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Lebanon faced with possibility of having two grand muftis

File - Grand Mufti Sheikh Mohammad Rashid Qabbani leaves after attending a press conference in Dar al-Fatwa in Beirut, Monday, Jan. 27, 2014. (The Daily Star/Mohammad Azakir)

BEIRUT: Lebanon could end up having two grand muftis, with each of the two Higher Islamic Councils calling Thursday for a new religious head to be picked for the Sunni sect.

“Based on Article 13 of legislative Decree 18 of 1955, the Higher Islamic Council asks Prime Minister Tammam Salam, who heads the Islamic Electoral Council, to call on the body as quickly as possible to elect a grand mufti,” said the council of former Minister Omar Miskawi after it convened at Mohammad al-Amin Mosque in Downtown Beirut.

Miskawi is technically the council’s deputy but has assumed leadership of a splinter, rival body that was formed at the end of 2012 following disagreements with Grand Mufti Sheikh Mohammad Rashid Qabbani, who heads the other council.

The statement said that electing a new grand mufti would preserve the national role of Dar al-Fatwa, whose financial and administrative affairs the council supervises.

Attendees of the meeting said Qabbani was tarnishing the status of his post by violating Decree 18 of 1955 in a number of ways, accusing him of posing a grave threat to the unity of Muslims and the institutions of Dar al-Fatwa. Decree 18 regulates the affairs of Dar al-Fatwa, the top Sunni religious authority in Lebanon.

Qabbani was also insulting the post of the prime minister, which is the highest position for the Sunni sect, the statement said, and that his behavior had practically turned the post of grand mufti into a vacant one.

Miskawi’s council also accused Qabbani of taking part in a “suspicious political plan” to undermine the unity of Muslims in Lebanon.

Since the end of 2012, disputes between Qabbani and Saad Hariri’s Future Movement have split the council into two. One part is chaired by Miskawi and is considered to be close to the Future Movement, while the other is headed by Qabbani. Each of the councils considers the other illegitimate. Qabbani has recently showed openness toward March 8 officials, which has furthered exacerbated the rift.

The decision of Qabbani’s council over the weekend to expand the electorate body to pick his successor from over 100 to around 2,800 members has added to the disputes between the two bodies. Qabbani’s term expires in Sept. 15.

The statement by Miskawi’s council described the credibility of Qabbani’s decision as “non-existent.”

But former Prime Minister Salim al-Hoss defended Qabbani’s decision, saying it enhanced democracy in the process of electing a grand mufti.

“It is a decision allowing the widest segment of Muslims to pick a competent person with good history to serve in this sensitive post,” Hoss said in a statement Thursday.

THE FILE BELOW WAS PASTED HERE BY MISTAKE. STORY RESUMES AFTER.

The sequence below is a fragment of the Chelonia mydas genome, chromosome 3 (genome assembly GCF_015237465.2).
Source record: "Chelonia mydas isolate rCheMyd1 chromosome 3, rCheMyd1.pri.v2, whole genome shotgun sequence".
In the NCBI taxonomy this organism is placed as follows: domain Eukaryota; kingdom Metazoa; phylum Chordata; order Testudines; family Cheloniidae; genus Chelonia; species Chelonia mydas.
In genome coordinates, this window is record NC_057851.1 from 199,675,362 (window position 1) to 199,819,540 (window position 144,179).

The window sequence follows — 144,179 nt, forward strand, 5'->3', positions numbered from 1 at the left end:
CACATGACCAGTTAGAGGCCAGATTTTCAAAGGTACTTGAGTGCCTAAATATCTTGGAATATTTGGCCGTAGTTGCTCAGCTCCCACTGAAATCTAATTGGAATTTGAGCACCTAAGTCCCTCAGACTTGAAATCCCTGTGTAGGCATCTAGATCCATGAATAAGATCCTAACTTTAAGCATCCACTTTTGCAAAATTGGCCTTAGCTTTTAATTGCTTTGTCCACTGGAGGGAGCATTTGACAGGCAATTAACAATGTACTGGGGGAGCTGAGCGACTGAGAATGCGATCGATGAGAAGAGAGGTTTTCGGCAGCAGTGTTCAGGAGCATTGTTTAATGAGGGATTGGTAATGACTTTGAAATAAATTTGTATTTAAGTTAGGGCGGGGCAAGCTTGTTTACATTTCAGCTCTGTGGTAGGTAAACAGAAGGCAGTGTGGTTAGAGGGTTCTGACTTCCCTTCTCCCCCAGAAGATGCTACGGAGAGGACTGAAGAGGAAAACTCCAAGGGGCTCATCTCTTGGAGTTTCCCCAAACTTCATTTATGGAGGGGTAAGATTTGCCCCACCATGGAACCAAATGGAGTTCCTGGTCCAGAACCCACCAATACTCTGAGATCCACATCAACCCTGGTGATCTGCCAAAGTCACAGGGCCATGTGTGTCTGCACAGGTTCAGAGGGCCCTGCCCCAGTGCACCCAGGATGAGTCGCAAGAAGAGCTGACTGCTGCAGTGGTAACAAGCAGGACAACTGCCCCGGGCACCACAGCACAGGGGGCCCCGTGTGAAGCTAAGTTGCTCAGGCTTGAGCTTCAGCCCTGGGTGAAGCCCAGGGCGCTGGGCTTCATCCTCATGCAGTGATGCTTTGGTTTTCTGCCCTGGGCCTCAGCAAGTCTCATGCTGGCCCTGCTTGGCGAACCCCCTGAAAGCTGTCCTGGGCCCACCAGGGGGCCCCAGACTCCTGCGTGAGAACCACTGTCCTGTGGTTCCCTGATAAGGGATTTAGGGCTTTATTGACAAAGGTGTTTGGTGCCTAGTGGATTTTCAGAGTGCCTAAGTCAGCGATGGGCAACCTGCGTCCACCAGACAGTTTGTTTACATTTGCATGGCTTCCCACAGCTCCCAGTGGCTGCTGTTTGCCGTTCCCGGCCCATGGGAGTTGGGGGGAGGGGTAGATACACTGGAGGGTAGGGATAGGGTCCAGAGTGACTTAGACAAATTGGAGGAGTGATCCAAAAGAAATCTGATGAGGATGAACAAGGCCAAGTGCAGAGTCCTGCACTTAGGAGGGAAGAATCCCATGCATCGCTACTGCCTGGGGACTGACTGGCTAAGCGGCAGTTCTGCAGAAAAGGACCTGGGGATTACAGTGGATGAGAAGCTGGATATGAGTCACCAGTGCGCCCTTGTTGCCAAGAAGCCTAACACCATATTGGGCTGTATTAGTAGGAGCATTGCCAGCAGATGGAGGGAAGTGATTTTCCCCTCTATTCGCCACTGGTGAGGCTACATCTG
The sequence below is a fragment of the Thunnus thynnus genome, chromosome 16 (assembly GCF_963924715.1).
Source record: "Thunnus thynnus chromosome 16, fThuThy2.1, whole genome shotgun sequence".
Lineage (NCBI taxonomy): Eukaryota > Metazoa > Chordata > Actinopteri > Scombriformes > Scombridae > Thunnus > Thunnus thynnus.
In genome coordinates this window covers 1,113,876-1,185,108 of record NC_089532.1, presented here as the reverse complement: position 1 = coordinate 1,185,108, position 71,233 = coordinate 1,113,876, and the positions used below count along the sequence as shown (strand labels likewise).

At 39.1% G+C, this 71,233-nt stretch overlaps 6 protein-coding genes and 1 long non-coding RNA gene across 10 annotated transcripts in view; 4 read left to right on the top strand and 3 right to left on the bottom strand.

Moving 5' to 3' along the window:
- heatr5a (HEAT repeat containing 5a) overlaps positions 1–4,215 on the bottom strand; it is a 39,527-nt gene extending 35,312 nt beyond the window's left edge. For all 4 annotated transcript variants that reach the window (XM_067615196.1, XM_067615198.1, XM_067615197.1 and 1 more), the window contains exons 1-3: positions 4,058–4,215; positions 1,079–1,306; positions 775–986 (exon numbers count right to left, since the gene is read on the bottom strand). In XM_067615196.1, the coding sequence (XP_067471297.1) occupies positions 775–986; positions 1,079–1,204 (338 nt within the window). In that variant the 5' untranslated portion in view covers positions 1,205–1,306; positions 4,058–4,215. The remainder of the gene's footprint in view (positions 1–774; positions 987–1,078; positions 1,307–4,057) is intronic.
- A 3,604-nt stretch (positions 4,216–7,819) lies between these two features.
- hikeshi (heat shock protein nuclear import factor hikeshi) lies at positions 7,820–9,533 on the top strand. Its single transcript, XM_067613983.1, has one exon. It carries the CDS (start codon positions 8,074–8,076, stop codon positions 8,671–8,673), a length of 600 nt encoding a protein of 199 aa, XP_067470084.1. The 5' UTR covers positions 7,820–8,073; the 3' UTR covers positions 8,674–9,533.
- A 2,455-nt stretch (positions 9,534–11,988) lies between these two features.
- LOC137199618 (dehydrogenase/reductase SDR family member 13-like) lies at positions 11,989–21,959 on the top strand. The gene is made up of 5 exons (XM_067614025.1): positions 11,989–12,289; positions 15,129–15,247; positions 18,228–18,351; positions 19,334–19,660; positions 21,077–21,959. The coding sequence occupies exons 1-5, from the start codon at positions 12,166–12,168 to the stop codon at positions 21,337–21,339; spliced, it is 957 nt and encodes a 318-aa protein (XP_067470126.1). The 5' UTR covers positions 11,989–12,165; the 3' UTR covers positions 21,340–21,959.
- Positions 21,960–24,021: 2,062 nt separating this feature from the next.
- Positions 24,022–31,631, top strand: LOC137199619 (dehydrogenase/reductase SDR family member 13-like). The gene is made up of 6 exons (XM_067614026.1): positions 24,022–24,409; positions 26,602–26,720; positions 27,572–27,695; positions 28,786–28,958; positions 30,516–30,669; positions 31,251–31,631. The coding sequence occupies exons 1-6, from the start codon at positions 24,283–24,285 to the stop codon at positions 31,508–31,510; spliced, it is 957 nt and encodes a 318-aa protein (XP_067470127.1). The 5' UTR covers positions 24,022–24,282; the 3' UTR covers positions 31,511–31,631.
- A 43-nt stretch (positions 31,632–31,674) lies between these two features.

Earlier Thursday, Director-General of Islamic Endowments Sheikh Hisham Khalifa, who is loyal to Qabbani, set August 31 as the date to elect a new mufti.

In a statement, he said the election would take place at the Dar al-Fatwa headquarters in Beirut.

Citing Decree 18, Khalifa said the new grand mufti would need a two-third majority from the Islamic Electoral Council to be elected.

If this was not secured, he said, the session would be adjourned till 11 a.m. later that day for a second round, which would need only a 50 percent quorum and an absolute majority of those present for the winning candidate.

In case the quorum was not achieved, he added, members would gather in Dar al-Fatwa on Sept. 7 and elect a grand mufti – regardless of the number of sheikhs attending.

Commenting on the increasingly heated dispute, the Association of Muslim Scholars called for “mutual respect” between the grand mufti and the prime minister.

Qabbani launched a scathing attack on the Future Movement and Salam Wednesday, saying he was not afraid of the Grand Serail and “who is in the Grand Serail.”

The group warned against holding the election of a new mufti with the presence of two higher Islamic councils and two electoral bodies.

It said the priority should now be the preservation of unity in the Sunni sect in terms of its religious authority and the premiership.

 
A version of this article appeared in the print edition of The Daily Star on June 13, 2014, on page 3.

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Summary

Lebanon could end up having two grand muftis, with each of the two Higher Islamic Councils calling Thursday for a new religious head to be picked for the Sunni sect.

Qabbani was also insulting the post of the prime minister, which is the highest position for the Sunni sect, the statement said, and that his behavior had practically turned the post of grand mufti into a vacant one.

Miskawi's council also accused Qabbani of taking part in a "suspicious political plan" to undermine the unity of Muslims in Lebanon.

Since the end of 2012, disputes between Qabbani and Saad Hariri's Future Movement have split the council into two. One part is chaired by Miskawi and is considered to be close to the Future Movement, while the other is headed by Qabbani.


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